A Kiwi travel writer has told how the cruise ship on which she was travelling lowered food, blankets and a doctor to an inflatable dinghy full of refugees in the Aegean Sea.
Herald contributor Megan Singleton was asleep on board the Royal Caribbean's Vision of the Seas headed to the Turkish port of Kusadasi, from Greece, when the captain announced an unplanned stop shortly before 6am local time (4pm New Zealand time) yesterday "to give assistance to a vessel".
The vessel was a much smaller boat, filled with 45 refugee women, men and children, floating a kilometre out from the luxury liner, which carries up to 2440 passengers.
Thousands of desperate people have fled war and poverty in countries such as Syria and Afghanistan and braved the risky sea journey to seek sanctuary in Europe. But disasters at sea have claimed the lives of many.
Ms Singleton said it was sobering to see her ship's spotlight shining on the boat, highlighting the divide between the rich travellers and the refugees.
"When you put the two side by side, which is what happened today, [you have] the rich people on the cruise ship alongside the migrants. I've got a photo there of a woman with her croissant, leaning over the side of the ship watching. It was a very sobering experience."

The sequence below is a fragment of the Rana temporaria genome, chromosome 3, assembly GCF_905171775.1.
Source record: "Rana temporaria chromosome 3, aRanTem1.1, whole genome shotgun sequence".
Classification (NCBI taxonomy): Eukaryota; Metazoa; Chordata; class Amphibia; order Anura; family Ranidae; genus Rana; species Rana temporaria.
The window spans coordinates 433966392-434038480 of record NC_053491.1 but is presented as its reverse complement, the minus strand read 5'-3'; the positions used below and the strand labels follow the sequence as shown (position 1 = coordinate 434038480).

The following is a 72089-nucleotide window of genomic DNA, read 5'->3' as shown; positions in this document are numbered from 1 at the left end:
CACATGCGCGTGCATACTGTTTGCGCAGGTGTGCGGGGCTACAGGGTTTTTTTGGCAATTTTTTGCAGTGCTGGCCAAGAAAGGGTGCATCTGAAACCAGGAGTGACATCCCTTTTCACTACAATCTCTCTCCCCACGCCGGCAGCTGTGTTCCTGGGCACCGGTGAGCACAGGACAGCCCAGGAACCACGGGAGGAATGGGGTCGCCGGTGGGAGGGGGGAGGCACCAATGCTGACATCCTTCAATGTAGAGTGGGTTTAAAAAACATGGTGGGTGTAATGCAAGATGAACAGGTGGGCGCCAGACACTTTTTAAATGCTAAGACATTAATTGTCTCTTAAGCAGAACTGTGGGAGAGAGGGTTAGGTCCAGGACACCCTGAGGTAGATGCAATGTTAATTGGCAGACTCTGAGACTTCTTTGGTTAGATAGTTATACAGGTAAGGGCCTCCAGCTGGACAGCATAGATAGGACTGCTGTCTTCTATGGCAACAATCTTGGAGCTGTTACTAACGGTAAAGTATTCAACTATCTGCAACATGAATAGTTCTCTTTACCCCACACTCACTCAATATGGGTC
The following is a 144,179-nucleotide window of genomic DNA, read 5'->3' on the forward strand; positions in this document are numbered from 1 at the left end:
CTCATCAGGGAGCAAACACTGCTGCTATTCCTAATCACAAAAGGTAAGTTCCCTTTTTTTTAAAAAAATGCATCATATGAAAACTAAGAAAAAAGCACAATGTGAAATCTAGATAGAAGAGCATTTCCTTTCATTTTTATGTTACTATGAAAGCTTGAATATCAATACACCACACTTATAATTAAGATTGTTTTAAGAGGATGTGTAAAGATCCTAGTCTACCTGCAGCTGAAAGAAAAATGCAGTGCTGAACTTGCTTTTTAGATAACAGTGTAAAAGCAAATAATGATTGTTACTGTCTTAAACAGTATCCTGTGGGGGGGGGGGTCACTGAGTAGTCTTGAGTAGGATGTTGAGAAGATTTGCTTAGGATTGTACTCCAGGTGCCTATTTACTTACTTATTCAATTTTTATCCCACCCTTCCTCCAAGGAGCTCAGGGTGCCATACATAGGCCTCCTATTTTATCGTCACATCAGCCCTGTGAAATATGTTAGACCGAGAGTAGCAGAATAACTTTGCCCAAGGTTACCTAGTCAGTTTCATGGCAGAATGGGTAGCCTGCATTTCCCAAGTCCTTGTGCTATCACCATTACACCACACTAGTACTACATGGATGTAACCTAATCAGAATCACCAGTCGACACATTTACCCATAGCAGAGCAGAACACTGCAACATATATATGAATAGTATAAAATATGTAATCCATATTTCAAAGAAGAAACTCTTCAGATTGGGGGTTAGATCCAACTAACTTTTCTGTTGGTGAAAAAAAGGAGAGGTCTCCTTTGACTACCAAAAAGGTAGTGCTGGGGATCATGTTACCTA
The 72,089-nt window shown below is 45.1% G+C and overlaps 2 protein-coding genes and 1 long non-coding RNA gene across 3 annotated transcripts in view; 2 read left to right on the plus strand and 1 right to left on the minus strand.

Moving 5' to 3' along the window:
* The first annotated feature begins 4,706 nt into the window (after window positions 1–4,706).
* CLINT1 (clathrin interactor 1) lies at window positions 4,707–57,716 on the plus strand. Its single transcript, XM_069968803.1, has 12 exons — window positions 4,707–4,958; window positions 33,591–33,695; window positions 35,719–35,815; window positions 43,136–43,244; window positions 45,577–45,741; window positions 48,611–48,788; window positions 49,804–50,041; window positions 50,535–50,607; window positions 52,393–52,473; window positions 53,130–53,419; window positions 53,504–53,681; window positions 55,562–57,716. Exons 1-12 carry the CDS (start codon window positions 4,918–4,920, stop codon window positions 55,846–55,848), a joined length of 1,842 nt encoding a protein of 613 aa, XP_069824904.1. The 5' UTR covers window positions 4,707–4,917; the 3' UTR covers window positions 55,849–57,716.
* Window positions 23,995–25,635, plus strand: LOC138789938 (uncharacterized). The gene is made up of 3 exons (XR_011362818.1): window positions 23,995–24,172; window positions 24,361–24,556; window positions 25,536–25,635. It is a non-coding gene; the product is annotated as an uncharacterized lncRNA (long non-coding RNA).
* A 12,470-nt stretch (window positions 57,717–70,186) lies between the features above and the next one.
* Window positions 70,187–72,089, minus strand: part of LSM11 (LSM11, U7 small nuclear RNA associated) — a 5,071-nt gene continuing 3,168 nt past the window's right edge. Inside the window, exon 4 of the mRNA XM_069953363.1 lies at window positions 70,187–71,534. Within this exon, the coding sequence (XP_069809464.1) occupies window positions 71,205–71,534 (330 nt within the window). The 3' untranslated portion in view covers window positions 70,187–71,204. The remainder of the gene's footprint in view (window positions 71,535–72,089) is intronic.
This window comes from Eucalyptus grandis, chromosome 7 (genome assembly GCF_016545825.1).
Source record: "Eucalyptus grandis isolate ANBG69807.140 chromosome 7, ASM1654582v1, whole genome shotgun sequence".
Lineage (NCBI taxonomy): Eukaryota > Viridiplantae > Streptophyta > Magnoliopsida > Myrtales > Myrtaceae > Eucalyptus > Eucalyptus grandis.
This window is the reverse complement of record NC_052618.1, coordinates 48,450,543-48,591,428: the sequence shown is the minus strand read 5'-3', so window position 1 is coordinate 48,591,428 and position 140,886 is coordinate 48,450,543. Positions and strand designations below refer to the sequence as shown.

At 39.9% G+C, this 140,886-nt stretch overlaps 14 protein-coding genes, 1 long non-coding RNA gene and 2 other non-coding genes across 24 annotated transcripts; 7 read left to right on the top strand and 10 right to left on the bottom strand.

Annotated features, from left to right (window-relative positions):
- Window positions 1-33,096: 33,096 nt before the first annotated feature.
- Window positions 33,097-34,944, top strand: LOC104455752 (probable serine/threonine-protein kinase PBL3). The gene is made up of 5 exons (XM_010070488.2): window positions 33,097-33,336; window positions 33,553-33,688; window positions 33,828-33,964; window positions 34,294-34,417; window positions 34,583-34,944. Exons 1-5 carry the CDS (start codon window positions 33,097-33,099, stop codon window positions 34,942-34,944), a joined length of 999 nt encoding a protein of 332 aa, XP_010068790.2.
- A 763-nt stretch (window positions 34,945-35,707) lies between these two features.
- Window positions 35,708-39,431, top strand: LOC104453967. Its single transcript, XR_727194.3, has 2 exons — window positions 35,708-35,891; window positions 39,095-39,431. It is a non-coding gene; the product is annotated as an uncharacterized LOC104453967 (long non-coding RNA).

The cost for one of the ship's standard 12.5sq m rooms for a six-day cruise is about $1072 a person. The ship also offers a vitality spa, fitness centre, beauty salon, two pools, six whirlpools, a rock-climbing wall, numerous dining areas, a casino and a showboat lounge.
Another cruise ship also helped light up the sea but soon departed, leaving the Vision of the Seas to assist while waiting for the Turkish coastguard to arrive.
In the interim, ship staff lowered tender boats holding food, water and blankets for the refugees. The ship's doctor boarded the dinghy to offer medical assistance.
Once the coastguard arrived, the refugees were taken on board, leaving the small boat behind.
"The boat in the water looked to be sinking," Ms Singleton said.
"Whether deliberately by coastguard or the reason they needed rescuing, I'm not sure."
It was unclear last night where the refugees had come from, where they had planned to go or where the Turkish coastguard would take them.
A Royal Caribbean spokeswoman, speaking from Australia, said they were unable to provide more information last night.
"It was heartbreaking," Ms Singleton said. "These poor people. You just go, 'What's going to happen to them?' I feel like a tiny minion in a great sea of no solutions."
It's not the first time the ship has stopped to help refugees. In August, it provided food and water to another group of migrants, before putting them on a sturdier boat headed to a nearby Greek island.
Figures from the International Organisation for Migration show that last month, 169 people drowned or went missing in the Aegean Sea - 44 of them children.
The coastguard website indicates 64,928 "irregular migrants" have been detained under a programme to maintain safety and security at sea.
Under maritime law, nation states and ships have an obligation to assist "persons in distress at sea, regardless of their nationality, status, or circumstances in which they were found".